New York City, NY

Appreciating New York City's Most Valuable Resource

Michael Loren
Photo by Daniel Lee on Unsplash

In New York, you can get almost anything back if you try. If you lose your wallet, you can buy a new wallet, go to the DMV to get a new license, and get replacement credit cards. If you lose a spouse, well, you can get yourself another one. And, as my mama once told me, there is nothing you can forget to pack for vacation that you can’t buy when you get there. Obviously, there are a few exceptions to this rule, but the most important exception is that you can never replace your time.

You will never get the opportunity to relive today. Ever how good or bad it is or was, that time is gone after the day is done (unless you somehow have a DeLorean time machine). Think about it — we all have a finite amount of time in this city, whether it’s a short amount of time or a long amount of time . . . it’s still finite. And while we all have to be okay with that fact, we all should also be cognizant of how we spend the limited amount of time we have in New York and on this planet. Here are a few things to examine in your life to make sure that you’re making the most of your time here on planet Earth (or wherever you’re residing these days).

The Who

Yes, I have been guilty of it. I receive the invitation to the birthday party of the person I don’t know very well on a weekend that is already packed with activities all around New York City. But, because said inviter came to my last birthday party, I feel obligated to attend. I schlep all the way to the East side, stay longer than I intend to because I feel guilty leaving quickly, and I am then tired as toast the next day. So, not only did I do something in New York that I didn’t want to do on the evening of the party, I also hindered the quality of my time on the next day because I was tired.

THIS IS NO WAY TO LIVE YOUR LIFE. If you feel obligated to repay every person in New York that extends you any sort of kindness, at the end of your life, you will have wasted a significant amount of time on peripheral people. Don’t get me wrong. All people are worthy of the attention of others. However, every hour you spend with someone who is not in, say, your top 10 friend list is an hour you take away from someone close to you. Including yourself.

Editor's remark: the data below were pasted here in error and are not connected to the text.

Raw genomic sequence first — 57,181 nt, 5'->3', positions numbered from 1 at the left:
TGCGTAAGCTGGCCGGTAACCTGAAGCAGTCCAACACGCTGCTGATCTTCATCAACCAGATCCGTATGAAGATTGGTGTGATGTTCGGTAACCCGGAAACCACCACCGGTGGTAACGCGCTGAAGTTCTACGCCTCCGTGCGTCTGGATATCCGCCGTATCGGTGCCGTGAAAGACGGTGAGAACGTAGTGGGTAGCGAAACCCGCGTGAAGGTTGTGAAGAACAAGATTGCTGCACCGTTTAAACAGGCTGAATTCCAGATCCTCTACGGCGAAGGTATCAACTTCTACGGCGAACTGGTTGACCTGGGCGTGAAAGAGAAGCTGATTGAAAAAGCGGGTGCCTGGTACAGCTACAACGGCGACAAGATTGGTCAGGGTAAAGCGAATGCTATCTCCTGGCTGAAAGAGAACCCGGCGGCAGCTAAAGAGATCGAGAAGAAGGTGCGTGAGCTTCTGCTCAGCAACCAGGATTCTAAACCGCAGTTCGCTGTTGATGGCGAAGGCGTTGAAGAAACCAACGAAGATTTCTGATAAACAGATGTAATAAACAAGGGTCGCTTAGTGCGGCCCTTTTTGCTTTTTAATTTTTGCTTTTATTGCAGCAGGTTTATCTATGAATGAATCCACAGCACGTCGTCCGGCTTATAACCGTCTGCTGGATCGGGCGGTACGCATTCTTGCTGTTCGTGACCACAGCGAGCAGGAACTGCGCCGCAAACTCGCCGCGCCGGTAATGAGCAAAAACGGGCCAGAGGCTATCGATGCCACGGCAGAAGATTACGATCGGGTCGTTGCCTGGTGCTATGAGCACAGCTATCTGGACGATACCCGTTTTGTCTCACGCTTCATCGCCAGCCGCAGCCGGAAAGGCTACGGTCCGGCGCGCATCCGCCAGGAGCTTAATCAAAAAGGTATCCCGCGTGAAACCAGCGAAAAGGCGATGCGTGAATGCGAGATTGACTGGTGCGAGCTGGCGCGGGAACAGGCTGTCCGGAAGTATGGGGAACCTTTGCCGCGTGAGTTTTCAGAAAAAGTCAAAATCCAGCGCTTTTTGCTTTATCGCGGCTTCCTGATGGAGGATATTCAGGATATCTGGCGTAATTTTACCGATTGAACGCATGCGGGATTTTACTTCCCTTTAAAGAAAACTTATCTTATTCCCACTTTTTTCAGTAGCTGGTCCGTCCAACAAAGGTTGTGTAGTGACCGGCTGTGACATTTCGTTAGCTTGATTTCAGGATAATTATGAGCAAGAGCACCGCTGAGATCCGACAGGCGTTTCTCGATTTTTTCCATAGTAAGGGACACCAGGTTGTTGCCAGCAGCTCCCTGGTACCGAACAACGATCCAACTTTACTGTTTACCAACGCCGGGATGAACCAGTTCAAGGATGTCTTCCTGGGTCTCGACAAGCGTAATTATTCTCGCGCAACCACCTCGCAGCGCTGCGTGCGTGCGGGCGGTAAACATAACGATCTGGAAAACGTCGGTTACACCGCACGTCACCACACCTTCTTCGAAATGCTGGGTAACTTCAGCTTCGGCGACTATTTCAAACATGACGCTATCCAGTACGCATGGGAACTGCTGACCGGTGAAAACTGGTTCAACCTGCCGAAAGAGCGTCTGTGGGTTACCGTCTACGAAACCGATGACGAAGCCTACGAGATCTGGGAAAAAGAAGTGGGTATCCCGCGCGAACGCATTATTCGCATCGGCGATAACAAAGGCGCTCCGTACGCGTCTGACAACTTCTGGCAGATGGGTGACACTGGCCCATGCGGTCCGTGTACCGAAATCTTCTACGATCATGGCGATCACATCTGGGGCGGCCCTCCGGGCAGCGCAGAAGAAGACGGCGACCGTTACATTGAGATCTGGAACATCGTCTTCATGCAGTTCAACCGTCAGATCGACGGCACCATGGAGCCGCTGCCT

Would you rather spend an hour somewhere in New York with Sally-your-hairdresser or your mom? Tom-the-guy-that-donated-to-your-Kickstarter-two-years-ago or your daughter? Or, perhaps, you need to spend some quality time alone figuring out your sh*t. And, maybe it is important to you to give some of your time to one of these people you don’t know. That is your decision.

I am here to tell you that you have a proverbial basket of, say, 100 apples. Choose wisely who you give those apples to because you may end up with an empty basket sooner than you would hope. I am also here to personally give you permission to decline politely when you’re not 100% into it. I don’t remember where I heard this, but if your answer is not a resounding heck yes, then it should be a hard no. If your answer is a maybe, you probably don’t care enough to give away one of your apples.

The Why

Many of us in New York have gone to a party out of guilt, but there are also other terrible reasons to misspend your precious time. One of them is pride. How many times per day do you check your social media in hopes of finding some new likes on your new mask selfie on Instagram? Don’t know? Well, your iPhone will tell you. Go to SETTINGS>SCREEN TIME and prepare to be floored. Mine yesterday was 2 hours and 26 minutes (hopefully, that will make you feel a little better). Why do you check so often? Because you get a little boost of happiness when you see that little heart pop up.